Sukkot is a weeklong Jewish holiday that comes five days after Yom Kippur. Sukkot celebrates the gathering of the harvest and commemorates the miraculous protection G‑d provided for the children of Israel when they left Egypt. We celebrate Sukkot by dwelling in a sukkah, a foliage-covered booth, and by taking the Four Kinds, arba minim.
The first two days (sundown on October 2 until nightfall on October 4) of the holiday are yom tov, when work is forbidden, candles are lit in the evening, and festive meals are preceded by Kiddush and include challah dipped in honey.
The intermediate days (nightfall on October 4 until sundown on October 9) are quasi holidays, known as Chol Hamoed. We dwell in the sukkah and take the Four Kinds every day of Sukkot, except for Shabbat.
The final two days (sundown on October 9 until nightfall on October 11) are a separate holiday: Shemini Atzeret / Simchat Torah.
What's in a Name
Of all the Jewish holidays, Sukkot is the only one whose date does not seem to commemorate a historic event. The Torah refers to it by two names: Chag HaAsif, the Harvest Festival, and Chag HaSukkot, Festival of Booths, each expressing a reason for the holiday.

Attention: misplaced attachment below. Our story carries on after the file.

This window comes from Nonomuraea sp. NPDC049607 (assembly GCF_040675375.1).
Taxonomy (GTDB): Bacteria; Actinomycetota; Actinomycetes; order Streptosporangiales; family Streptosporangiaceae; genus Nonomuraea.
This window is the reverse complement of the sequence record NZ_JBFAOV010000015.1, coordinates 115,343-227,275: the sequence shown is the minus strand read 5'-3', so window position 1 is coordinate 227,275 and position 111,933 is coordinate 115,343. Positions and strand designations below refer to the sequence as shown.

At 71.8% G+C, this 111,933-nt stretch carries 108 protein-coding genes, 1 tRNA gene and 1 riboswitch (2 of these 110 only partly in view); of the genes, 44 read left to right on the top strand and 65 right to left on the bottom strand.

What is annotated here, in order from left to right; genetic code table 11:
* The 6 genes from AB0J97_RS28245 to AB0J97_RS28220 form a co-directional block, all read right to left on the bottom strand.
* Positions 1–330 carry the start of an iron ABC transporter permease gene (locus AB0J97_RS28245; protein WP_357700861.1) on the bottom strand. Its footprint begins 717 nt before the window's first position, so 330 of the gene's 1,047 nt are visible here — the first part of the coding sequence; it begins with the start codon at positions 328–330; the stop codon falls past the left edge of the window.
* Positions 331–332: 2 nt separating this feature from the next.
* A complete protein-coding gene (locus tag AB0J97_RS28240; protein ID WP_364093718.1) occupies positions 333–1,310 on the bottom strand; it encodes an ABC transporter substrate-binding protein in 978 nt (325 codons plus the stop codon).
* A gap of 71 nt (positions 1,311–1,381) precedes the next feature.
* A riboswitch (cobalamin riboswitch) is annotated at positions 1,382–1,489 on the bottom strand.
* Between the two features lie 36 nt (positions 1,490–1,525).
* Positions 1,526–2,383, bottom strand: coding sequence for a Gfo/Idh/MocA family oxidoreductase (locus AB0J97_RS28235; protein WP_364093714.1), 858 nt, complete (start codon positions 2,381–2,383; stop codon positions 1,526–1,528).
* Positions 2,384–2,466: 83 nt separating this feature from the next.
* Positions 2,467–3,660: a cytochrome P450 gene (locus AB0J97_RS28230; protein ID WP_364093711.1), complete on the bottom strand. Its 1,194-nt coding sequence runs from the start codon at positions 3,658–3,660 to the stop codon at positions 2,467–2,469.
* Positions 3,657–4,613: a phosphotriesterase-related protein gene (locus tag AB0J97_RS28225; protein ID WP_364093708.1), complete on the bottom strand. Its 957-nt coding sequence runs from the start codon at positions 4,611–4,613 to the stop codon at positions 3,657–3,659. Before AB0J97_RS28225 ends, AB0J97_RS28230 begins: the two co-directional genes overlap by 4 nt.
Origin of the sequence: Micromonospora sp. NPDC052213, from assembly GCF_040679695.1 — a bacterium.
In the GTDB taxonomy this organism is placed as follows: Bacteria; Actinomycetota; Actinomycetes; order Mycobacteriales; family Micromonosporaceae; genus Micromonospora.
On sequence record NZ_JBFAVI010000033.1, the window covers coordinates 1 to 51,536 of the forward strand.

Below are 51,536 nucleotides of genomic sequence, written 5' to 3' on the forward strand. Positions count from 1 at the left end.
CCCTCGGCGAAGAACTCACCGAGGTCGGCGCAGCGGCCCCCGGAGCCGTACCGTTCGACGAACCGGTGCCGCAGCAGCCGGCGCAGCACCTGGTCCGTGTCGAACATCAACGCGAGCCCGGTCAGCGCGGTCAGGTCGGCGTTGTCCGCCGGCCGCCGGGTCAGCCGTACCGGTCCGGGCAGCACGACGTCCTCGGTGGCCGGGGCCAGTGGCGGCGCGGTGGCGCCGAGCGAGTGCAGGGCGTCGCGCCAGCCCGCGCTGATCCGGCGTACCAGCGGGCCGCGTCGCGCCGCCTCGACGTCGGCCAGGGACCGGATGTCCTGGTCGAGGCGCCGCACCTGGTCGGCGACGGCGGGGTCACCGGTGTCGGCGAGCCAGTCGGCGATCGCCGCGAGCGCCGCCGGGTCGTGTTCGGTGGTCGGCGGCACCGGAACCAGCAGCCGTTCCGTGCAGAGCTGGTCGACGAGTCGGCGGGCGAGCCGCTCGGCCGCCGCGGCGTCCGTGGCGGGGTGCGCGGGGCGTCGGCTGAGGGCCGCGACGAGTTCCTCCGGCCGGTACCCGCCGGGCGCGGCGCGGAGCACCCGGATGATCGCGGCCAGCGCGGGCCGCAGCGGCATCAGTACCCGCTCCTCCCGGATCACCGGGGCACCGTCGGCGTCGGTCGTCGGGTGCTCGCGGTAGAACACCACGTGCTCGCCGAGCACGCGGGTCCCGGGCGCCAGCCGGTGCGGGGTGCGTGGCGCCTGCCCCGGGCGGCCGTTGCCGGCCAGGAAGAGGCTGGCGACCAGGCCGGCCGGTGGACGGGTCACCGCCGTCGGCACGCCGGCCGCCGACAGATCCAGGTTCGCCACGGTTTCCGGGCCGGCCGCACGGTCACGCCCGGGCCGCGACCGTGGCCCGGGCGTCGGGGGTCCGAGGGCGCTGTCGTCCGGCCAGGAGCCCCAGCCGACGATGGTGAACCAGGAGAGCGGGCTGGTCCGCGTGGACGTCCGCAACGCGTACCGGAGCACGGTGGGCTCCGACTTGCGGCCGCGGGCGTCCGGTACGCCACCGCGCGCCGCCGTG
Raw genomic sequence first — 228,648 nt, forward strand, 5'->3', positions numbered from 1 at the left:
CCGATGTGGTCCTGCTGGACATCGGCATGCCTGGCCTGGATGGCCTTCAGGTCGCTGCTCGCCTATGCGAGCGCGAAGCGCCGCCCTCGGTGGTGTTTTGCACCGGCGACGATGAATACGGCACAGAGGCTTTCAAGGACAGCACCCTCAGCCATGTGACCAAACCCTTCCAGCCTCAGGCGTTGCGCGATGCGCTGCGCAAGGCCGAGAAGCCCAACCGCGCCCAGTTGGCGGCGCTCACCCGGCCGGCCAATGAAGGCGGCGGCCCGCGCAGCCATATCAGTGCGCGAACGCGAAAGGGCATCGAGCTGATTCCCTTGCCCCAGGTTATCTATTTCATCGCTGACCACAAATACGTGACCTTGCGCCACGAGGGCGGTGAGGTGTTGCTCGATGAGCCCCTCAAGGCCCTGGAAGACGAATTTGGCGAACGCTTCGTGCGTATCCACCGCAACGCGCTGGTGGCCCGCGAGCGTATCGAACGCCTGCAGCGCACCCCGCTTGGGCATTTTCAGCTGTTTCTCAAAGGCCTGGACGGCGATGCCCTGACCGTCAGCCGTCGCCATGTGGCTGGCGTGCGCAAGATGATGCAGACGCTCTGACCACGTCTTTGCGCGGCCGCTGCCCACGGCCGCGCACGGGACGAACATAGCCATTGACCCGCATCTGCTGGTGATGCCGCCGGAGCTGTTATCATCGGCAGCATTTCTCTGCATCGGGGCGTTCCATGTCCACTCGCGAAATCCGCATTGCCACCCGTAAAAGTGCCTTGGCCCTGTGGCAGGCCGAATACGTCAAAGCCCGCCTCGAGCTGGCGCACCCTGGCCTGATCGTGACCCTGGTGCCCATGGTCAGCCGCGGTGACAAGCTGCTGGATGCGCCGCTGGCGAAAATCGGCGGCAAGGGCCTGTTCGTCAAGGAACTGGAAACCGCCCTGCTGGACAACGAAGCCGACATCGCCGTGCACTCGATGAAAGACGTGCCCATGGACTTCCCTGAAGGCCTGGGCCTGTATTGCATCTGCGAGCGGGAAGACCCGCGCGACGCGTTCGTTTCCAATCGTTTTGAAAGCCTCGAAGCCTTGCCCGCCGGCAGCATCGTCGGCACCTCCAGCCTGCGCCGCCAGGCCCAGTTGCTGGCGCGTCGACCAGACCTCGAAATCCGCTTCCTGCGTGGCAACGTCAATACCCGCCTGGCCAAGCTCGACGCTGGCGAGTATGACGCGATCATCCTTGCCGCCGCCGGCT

In Israel, crops grow in the winter and are ready for harvest in the late spring. Some of them remain out in the field to dry for a few months and are only ready for harvest in the early fall. Chag HaAsif is a time to express appreciation for this bounty.
The name Chag HaSukkot commemorates the temporary dwellings G‑d made to shelter our ancestors on their way out of Egypt (some say this refers to the miraculous clouds of glory that shielded us from the desert sun, while others say it refers to the tents in which they dwelled for their 40-year trek through the Sinai desert).
For seven days and nights, we eat all our meals in the sukkah and otherwise regard it as our home. Located under the open sky, the sukkah is made up of at least three walls and a roof of unprocessed natural vegetation—typically bamboo, pine boughs or palm branches.
The goal is to spend as much time as possible in the sukkah, at the very minimum eating all meals in the sukkah—particularly the festive meals on the first two nights of the holiday, when we must eat at least an olive-sized piece of bread or mezonot (grain-based food) in the sukkah. The Chabad practice is to not eat or drink anything outside the sukkah.
The Four Kinds
On each day of the festival (except Shabbat), we take four special species of vegetation recite a blessing over them, bring them together and wave them in all six directions: right, left, forward, up, down and backward. The sages of the Midrash tell us that the Four Kinds represent the various personalities that comprise the community of Israel, whose intrinsic unity we emphasize on Sukkot.
The Holiday of Joy